These to me seem at odds. If an action that is described as intelligent in a human is performed in a computer, why should it cease to be an intelligent action? Philosophical arguments can be made regarding the difference between performing an action and having a conscious awareness of it, or even an intrinsic comprehension; see for example Searle's Chinese room. However, to try and avoid these concerns, I will use the following definition of intelligence (from "Artificial Intelligence" by Blay Whitby1):

"Artificial Intelligence (AI) is the study of intelligent behaviour (in humans, animals and machines) and the attempt to find ways in which such behaviour could be engineered in any type of artifact"

Obviously not all AI researchers would agree upon such a definition (Blay is a lecturer in Cognitive Science and AI; a robotics lab would probably have a very different vision) but it gives a suitably broad basis to work from. Certainly it is unfair to brand AI goal-less any more than, say, mathematics: it is impossible to obtain all mathematics knowledge (in fact, there are things that can be proven to be undecidable in given mathematical systems) yet within many subfields advances can be made against specific questions either for practical purpose or simply for intellectual satisfaction. It would seem strange to suggest that this inability to state or achieve a true goal for mathematics renders the subject a failure; yet this is essentially the complaint being made about AI. Personally, I would argue that AI as a field has the opposite problem- there is a candidate for an ultimate goal, the 'phantom' of strong AI; yet this goal should be recognised as being potentially as unobtainable as a complete grasp of mathematics and instead efforts tend these days to be concentrated on smaller (but no less worthwhile) projects.

In the paper Intelligence Without Representation, Rodney Brooks (Director of the MIT AI lab) gives an illustration of how trying to emulate human levels of intelligence at this early stage may be foolhardy. He suggests considering a group of scientists from 1890 who are trying to create artificial flight. If they are granted (by way of a time machine) the opportunity to take a flight on a commercial 747 then they will be inspired by the discovery that flight is indeed possible- but the lessons they learn from within the passenger cabin will teach them more about seats and cupholders than the underlying aerodynamics. Indeed, seeing that something as massive as a 747 can get off the ground could have a seriously negative effect on designs they then formulate back in their own time, oblivious to advances such as aluminium or plastics and instead assuming that any weight can be lofted into the air. Even if they got a good look under the hood, a turbofan engine would be essentially incomprehensible. So it is with the human mind- whilst an inspiration that intelligence is indeed obtainable, direct emulation of so advanced a system would be counterproductive, a case of trying to fly before we can walk.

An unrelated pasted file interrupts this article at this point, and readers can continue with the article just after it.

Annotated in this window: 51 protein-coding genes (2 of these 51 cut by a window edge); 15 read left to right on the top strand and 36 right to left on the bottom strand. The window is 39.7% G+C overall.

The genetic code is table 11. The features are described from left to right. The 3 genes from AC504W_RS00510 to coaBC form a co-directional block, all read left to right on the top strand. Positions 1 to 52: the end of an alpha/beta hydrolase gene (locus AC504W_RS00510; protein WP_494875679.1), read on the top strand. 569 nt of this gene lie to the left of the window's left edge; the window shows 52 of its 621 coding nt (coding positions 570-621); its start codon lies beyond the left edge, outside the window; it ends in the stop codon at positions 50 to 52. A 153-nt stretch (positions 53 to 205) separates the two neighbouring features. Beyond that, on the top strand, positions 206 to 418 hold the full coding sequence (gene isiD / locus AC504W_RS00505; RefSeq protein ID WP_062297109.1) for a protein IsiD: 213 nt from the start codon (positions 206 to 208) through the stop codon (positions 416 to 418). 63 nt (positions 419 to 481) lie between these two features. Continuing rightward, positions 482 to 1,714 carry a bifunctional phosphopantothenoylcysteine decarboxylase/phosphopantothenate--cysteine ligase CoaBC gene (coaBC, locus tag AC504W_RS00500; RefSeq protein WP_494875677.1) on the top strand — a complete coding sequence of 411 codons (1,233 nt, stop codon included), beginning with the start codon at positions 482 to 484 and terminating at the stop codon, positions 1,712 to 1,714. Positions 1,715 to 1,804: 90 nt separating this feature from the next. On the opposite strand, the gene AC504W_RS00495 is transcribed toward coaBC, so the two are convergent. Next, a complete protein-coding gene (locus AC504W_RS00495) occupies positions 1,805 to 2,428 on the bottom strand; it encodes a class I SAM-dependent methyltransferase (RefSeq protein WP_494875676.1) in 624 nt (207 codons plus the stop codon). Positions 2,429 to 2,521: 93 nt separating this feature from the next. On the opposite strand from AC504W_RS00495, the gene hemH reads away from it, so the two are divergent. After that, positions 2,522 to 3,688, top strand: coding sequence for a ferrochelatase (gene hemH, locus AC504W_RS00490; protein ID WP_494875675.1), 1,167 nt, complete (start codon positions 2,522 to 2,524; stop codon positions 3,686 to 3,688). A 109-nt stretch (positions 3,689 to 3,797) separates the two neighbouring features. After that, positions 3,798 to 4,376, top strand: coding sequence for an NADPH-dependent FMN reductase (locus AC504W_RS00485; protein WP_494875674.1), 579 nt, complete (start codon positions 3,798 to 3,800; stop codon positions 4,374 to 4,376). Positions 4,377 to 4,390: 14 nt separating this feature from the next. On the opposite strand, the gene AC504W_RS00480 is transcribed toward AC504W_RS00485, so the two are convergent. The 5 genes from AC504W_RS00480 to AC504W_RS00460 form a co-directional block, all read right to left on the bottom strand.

The second 'failure' then, I would discount- but what of the first criticism: that AI has done nothing truly new beyond the application of existing algorithmic computer science? Hopefully it should be clear from Blay's formulation of what constitutes AI that if algorithmic computer science yields intelligent behaviour in a computer, then it is AI, not proof of its failure. So even if the criticism of unoriginality held, it wouldn't imply a failure of the field. Despite that, I believe it to be untrue in general- the development of intelligent behaviour through at least two methods - neural nets and genetic algorithms- is at odds to the algorithmic approach and has generated results not just in the commercial software arena but in other sections of science.